Scientists are already aware ice ages appeared around this time and life underwent a spike in biodiversity, particularly in the oceans.

READ MORE: This is what would happen if an asteroid hits Earth

The first coral reefs began to grow then and peculiar tentacled predators called nautiloids first appeared.

This is called as the great Ordovician bio-diversification event (GOBE).

Scientists have argued over GOBE’s cause but now Professor Schmitz, who studying space dust particles in seabed sediments, believes it was triggered by asteroid dust clouds.

He said: “The sediments laid down at this time are rich in the isotope helium-3 – which they could only have picked up travelling through space. It is a crucial clue.”

READ MORE: NASA chief reveals nuclear ‘game changer’

Professor Rebecca Freeman, of the University of Kentucky, told Science how she agreed with the idea.

She said: “Other scientists have backed his idea. “It isn’t necessarily the answer to every question we have about GOBE, but it certainly ties together a lot of observations.”

Professor Schmitz’s research has also caused interest for another reason.

As the world warms dangerously, some scientists have proposed spreading a veil of dust hovering in space over the Earth, reflecting sunlight away from our overheating planet.

But the idea is controversial with critics because it could have unexpected side-effects.

Now evidence shows such an experiment occurred naturally 470 million years ago.

The result was a major change in our meteorology and the evolution of life here.

Professor Schmitz added: “It is certainly worth bearing in my mind in coming years.”

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Alien life possibly found on Mars in 1970s, ex-NASA scientist says – Fox News

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In a stunning op-ed, a former NASA scientist says he is convinced that the space agency “found evidence of life” on Mars in the 1970s.

In the article, Gilbert Levin, who worked on the Viking missions to the Red Planet during that decade, makes it clear that he believes data from the Labeled Release (LR) in 1976 was supportive of finding life.

“On July 30, 1976, the LR returned its initial results from Mars,” Levin wrote in the op-ed, entitled “I’m Convinced We Found Evidence of Life on Mars in the 1970s.”

“Amazingly, they were positive. As the experiment progressed, a total of four positive results, supported by five varied controls, streamed down from the twin Viking spacecraft landed some 4,000 miles apart.”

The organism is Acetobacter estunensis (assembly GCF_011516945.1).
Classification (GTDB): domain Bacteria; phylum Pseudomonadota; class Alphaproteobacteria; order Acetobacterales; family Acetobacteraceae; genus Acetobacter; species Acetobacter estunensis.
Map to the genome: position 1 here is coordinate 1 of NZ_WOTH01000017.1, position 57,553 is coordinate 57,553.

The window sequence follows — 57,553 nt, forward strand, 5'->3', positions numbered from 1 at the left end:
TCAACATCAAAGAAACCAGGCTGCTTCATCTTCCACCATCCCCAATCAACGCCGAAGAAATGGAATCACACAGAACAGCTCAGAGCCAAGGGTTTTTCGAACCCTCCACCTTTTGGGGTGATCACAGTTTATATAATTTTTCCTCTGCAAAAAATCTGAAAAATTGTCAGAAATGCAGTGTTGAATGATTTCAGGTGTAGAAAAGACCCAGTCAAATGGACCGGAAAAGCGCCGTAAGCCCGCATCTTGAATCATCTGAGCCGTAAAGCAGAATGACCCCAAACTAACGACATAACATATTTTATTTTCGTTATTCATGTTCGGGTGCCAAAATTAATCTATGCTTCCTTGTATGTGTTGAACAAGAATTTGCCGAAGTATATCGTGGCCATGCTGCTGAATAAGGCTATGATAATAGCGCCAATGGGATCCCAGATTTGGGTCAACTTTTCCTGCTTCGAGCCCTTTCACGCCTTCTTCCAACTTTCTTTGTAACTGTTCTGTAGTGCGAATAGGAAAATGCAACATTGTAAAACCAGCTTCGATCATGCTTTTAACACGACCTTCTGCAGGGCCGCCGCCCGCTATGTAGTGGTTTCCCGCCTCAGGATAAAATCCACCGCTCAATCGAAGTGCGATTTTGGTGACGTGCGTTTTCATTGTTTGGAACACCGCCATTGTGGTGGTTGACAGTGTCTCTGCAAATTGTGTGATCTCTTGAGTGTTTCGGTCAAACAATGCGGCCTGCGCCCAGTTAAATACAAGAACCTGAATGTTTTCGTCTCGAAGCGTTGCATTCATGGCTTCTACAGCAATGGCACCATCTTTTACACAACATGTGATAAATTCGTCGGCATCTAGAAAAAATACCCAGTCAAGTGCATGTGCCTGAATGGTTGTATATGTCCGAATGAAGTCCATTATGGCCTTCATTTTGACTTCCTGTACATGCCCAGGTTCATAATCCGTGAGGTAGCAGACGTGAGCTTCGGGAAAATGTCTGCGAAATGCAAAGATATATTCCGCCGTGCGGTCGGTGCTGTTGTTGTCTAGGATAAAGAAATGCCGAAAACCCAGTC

This artist’s impression shows how Mars may have looked about 4 billion years ago when almost half the planet’s northern hemisphere could have been covered by an ocean up to a mile (1.6 kilometers) deep in some places.
(ESO/M. Kornmesser)

NASA: ANCIENT MARS OASIS COULD HAVE SUPPORT LIFE

He continued: “The data curves signaled the detection of microbial respiration on the Red Planet. The curves from Mars were similar to those produced by LR tests of soils on Earth. It seemed we had answered that ultimate question.”

The LR, which was led by Levin, took samples of Martian soil that contained organic compounds and looked for carbon dioxide. Astonishingly, the results seemed to indicate that the carbon dioxide was “being regenerated, possibly by microorganisms as on Earth.”

Fox News has reached out to NASA for comment for this story.

However, Levin seemed to criticize the space agency for not following up on the LR findings, even if NASA concluded that it “found a substance mimicking life, but not life.”

“Inexplicably, over the 43 years since Viking, none of NASA’s subsequent Mars landers has carried a life detection instrument to follow up on these exciting results,” he continued. “Instead the agency launched a series of missions to Mars to determine whether there was ever a habitat suitable for life and, if so, eventually to bring samples to Earth for biological examination.”

NASA has made subsequent visits to Mars, including the InSight lander, which landed in November 2018. The Curiosity rover, which has been on Mars since August 2012, detected a surprising spike in the level of methane that it has not yet been able to explain.

Last November, NASA announced that it had picked a landing spot for its upcoming Mars 2020 mission, a rover that will not include “a life-detection test,” Levin wrote.

“With our current measurements, we have no way of telling if the methane source is biology or geology, or even ancient or modern,” said SAM Principal Investigator Paul Mahaffy of NASA’s Goddard Spaceflight Center in a June statement. On Earth, methane is produced both biologically and geologically.

Levin pleaded for the space agency to put “life detection experiments on the next Mars mission possible” to be more precise in their hunt for life, but in also keeping “with well-established scientific protocol.” He also wants an independent group of scientists to review the Viking LR data.

“Such an objective jury might conclude, as I did, that the Viking LR did find life,” Levin concluded. “In any event, the study would likely produce important guidance for NASA’s pursuit of its holy grail.”

The newly published op-ed is not the first time Levin has suggested that life was found on Mars. In 1997, he published “his conclusion that the LR had, indeed, discovered living microorganisms on the Red Planet,” according to his website.